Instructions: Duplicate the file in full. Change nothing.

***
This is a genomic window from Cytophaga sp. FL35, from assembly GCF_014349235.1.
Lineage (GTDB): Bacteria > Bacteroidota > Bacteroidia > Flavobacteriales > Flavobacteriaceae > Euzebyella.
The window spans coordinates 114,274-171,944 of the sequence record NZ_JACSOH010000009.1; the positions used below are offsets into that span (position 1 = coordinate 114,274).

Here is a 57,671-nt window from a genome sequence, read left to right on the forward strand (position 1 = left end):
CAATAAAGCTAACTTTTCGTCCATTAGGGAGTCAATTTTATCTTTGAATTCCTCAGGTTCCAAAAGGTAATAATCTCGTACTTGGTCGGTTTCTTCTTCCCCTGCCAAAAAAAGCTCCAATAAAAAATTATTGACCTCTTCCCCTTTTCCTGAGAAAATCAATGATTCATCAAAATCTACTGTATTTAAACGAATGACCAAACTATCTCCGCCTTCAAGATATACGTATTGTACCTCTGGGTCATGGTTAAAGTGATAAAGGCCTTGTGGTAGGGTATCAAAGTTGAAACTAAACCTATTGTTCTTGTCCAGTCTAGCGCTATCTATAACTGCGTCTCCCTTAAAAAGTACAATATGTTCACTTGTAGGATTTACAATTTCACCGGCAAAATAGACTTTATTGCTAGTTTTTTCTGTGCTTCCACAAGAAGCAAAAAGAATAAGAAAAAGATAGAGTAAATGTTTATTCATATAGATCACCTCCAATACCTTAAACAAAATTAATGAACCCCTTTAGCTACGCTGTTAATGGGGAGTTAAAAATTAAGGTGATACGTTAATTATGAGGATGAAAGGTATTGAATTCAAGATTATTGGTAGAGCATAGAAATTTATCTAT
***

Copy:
This is a genomic window from Cytophaga sp. FL35, from assembly GCF_014349235.1.
Lineage (GTDB): Bacteria > Bacteroidota > Bacteroidia > Flavobacteriales > Flavobacteriaceae > Euzebyella.
The window spans coordinates 114,274-171,944 of the sequence record NZ_JACSOH010000009.1; the positions used below are offsets into that span (position 1 = coordinate 114,274).

Here is a 57,671-nt window from a genome sequence, read left to right on the forward strand (position 1 = left end):
CAATAAAGCTAACTTTTCGTCCATTAGGGAGTCAATTTTATCTTTGAATTCCTCAGGTTCCAAAAGGTAATAATCTCGTACTTGGTCGGTTTCTTCTTCCCCTGCCAAAAAAAGCTCCAATAAAAAATTATTGACCTCTTCCCCTTTTCCTGAGAAAATCAATGATTCATCAAAATCTACTGTATTTAAACGAATGACCAAACTATCTCCGCCTTCAAGATATACGTATTGTACCTCTGGGTCATGGTTAAAGTGATAAAGGCCTTGTGGTAGGGTATCAAAGTTGAAACTAAACCTATTGTTCTTGTCCAGTCTAGCGCTATCTATAACTGCGTCTCCCTTAAAAAGTACAATATGTTCACTTGTAGGATTTACAATTTCACCGGCAAAATAGACTTTATTGCTAGTTTTTTCTGTGCTTCCACAAGAAGCAAAAAGAATAAGAAAAAGATAGAGTAAATGTTTATTCATATAGATCACCTCCAATACCTTAAACAAAATTAATGAACCCCTTTAGCTACGCTGTTAATGGGGAGTTAAAAATTAAGGTGATACGTTAATTATGAGGATGAAAGGTATTGAATTCAAGATTATTGGTAGAGCATAGAAATTTATCTAT